Bill would grant some Liberians permanent status and path to citizenship
One organizer in Minnesota calls expected passage of the measure ‘a huge moment for this community’
A new bill expected to pass the U.S. Senate Monday would give some Liberian immigrants in Minnesota and across the country permanent residency and a path to citizenship.
Deferred Enforced Departure (DED) holders would be eligible to apply for permanent status under a provision in the widely supported National Defense Authorization Act.
Lawmakers called it a major victory for the Liberian community, which has established deep roots in Minnesota with an estimated population of 30,000. The population of DED holders nationwide is estimated at 4,000.
Original cosponsors of the Liberian Refugee Immigration Fairness Act include both DFL senators from Minnesota, Tina Smith and Amy Klobuchar.
MPR News is Member Supported
What does that mean? The news, analysis and community conversation found here is funded by donations from individuals. Make a gift of any amount today to support this resource for everyone.
Smith called it a historic win and said she expects the bill will pass the Senate and be signed by President Trump.
“Immigration issues have been so politicized and it has made it so difficult to come to agreement,” Smith said. “So to have this issue today reach a bipartisan agreement, I think is really a tribute to the strong voices in the Liberian community and so many others who have fought hard to make sure that these members of our community have a chance to become a citizen.”
DED, which began as a Temporary Protected Status program, has given some Liberian immigrants who fled civil war the chance to live and work legally in the United States since the 1990s. It’s always been a temporary program that has been renewed under different administrations.
President Trump had intended to cancel it but decided earlier this year to extend it until March 2020.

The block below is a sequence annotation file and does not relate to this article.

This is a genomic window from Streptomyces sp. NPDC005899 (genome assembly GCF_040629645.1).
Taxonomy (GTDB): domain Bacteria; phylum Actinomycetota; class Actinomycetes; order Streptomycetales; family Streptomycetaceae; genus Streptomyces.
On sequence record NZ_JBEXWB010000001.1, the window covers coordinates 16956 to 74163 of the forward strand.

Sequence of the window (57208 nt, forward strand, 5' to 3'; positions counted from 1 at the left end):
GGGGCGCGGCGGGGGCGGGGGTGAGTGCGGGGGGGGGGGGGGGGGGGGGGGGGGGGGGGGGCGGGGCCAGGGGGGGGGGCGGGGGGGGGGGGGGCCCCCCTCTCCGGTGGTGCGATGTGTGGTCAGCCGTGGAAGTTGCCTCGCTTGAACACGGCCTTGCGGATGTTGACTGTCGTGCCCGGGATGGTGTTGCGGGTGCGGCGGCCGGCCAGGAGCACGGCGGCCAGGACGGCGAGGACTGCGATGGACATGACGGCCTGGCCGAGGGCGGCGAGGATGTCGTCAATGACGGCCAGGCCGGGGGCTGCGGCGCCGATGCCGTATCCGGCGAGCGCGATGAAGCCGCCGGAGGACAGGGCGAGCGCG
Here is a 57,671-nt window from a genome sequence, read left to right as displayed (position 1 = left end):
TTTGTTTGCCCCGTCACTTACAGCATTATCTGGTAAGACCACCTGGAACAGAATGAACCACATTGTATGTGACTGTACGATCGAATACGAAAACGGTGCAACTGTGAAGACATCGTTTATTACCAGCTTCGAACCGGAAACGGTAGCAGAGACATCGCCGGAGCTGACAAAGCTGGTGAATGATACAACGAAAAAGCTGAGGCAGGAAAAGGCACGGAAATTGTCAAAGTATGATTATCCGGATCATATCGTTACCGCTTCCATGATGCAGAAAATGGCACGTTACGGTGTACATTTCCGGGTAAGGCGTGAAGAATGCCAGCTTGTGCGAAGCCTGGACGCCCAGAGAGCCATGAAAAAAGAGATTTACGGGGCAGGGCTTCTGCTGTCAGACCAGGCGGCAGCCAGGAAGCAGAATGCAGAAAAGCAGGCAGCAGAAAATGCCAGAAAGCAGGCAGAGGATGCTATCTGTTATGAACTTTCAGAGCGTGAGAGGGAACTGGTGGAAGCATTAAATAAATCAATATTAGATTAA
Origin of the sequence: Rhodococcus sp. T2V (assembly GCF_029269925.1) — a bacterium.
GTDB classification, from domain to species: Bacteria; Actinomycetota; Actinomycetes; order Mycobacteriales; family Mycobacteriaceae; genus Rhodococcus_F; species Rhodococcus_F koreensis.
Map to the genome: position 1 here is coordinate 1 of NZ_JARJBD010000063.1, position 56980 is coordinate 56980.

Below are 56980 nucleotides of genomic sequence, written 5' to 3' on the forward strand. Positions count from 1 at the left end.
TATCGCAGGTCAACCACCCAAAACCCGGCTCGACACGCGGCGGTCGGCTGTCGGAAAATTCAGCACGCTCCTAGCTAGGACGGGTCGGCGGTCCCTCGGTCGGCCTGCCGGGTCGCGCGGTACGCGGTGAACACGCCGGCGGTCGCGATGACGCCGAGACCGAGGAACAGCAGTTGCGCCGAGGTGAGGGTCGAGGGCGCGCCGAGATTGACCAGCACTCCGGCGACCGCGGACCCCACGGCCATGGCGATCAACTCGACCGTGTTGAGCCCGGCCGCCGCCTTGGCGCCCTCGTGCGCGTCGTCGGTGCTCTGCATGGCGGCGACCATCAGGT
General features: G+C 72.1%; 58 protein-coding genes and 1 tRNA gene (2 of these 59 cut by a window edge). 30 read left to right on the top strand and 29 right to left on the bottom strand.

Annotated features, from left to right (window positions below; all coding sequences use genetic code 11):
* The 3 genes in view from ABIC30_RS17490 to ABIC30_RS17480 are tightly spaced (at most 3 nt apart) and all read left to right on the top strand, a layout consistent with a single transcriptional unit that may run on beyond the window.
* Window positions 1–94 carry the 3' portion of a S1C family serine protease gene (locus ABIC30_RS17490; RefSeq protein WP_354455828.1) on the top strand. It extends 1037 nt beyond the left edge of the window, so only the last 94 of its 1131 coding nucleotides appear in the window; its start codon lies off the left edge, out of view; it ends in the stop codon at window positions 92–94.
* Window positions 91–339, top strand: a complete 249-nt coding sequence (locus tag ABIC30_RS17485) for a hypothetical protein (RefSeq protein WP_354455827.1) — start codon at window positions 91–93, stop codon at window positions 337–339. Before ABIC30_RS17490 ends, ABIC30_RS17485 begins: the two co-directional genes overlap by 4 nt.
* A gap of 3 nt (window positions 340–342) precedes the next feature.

Abdullah Kiatamba, executive director of the nonprofit African Immigrant Services, has been involved in efforts to find a permanent solution for DED holders. Kiatamba said the community has been contributing to the state’s economy and setting down roots in Minnesota. He said many people would be separated from U.S.-born children if they were to lose their DED status.
Kiatamba added that Liberia’s economy hasn’t recovered enough to take on more people and that America’s history with Liberia should be considered when deciding whether to allow them to stay in the country.
“Liberia was established as a state by free slaves from the United States, and this has not been highlighted,” he said. “The capital Monrovia is named after James Monroe, a U.S. president. All the major institutions are named after Americans. The schools are American curriculum.”
Kiatamba said the provision is the closest thing to reform for DED holders and that it has a strong chance of passing given that it’s included in the National Defense Authorization Act, it doesn’t cost anything, and that the criteria for qualifying are narrow.
According to the bill, DED holders are eligible to apply for permanent residency if they’ve been living in the United States continuously since Nov. 20, 2014, and not been absent for more than a total of 180 days. They would need to apply within one year of the bill becoming law.
Rules that would apply under the Immigration and Nationality Act would also apply under this provision, such as criminal history and crimes of “moral turpitude.”
“The progress in this bill will be the most significant progress in immigration campaign for Liberians that are on DED, ever,” Kiatamba said. “This is a huge moment for this community.”